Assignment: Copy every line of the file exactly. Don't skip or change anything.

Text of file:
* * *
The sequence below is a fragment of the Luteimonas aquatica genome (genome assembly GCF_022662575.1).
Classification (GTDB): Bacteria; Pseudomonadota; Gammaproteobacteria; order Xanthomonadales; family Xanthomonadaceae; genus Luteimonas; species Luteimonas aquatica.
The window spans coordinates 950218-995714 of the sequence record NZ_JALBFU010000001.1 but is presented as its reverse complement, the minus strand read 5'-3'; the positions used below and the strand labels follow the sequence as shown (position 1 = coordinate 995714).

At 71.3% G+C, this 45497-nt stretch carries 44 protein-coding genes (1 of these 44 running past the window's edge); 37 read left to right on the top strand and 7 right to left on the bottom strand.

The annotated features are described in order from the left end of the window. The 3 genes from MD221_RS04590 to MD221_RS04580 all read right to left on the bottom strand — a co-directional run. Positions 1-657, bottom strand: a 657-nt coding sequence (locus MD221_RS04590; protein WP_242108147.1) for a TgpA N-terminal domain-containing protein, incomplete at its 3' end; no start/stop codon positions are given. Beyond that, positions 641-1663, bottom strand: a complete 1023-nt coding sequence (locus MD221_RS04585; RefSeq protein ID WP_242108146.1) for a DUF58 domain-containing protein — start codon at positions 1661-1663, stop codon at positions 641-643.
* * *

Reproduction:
The sequence below is a fragment of the Luteimonas aquatica genome (genome assembly GCF_022662575.1).
Classification (GTDB): Bacteria; Pseudomonadota; Gammaproteobacteria; order Xanthomonadales; family Xanthomonadaceae; genus Luteimonas; species Luteimonas aquatica.
The window spans coordinates 950218-995714 of the sequence record NZ_JALBFU010000001.1 but is presented as its reverse complement, the minus strand read 5'-3'; the positions used below and the strand labels follow the sequence as shown (position 1 = coordinate 995714).

At 71.3% G+C, this 45497-nt stretch carries 44 protein-coding genes (1 of these 44 running past the window's edge); 37 read left to right on the top strand and 7 right to left on the bottom strand.

The annotated features are described in order from the left end of the window. The 3 genes from MD221_RS04590 to MD221_RS04580 all read right to left on the bottom strand — a co-directional run. Positions 1-657, bottom strand: a 657-nt coding sequence (locus MD221_RS04590; protein WP_242108147.1) for a TgpA N-terminal domain-containing protein, incomplete at its 3' end; no start/stop codon positions are given. Beyond that, positions 641-1663, bottom strand: a complete 1023-nt coding sequence (locus MD221_RS04585; RefSeq protein ID WP_242108146.1) for a DUF58 domain-containing protein — start codon at positions 1661-1663, stop codon at positions 641-643.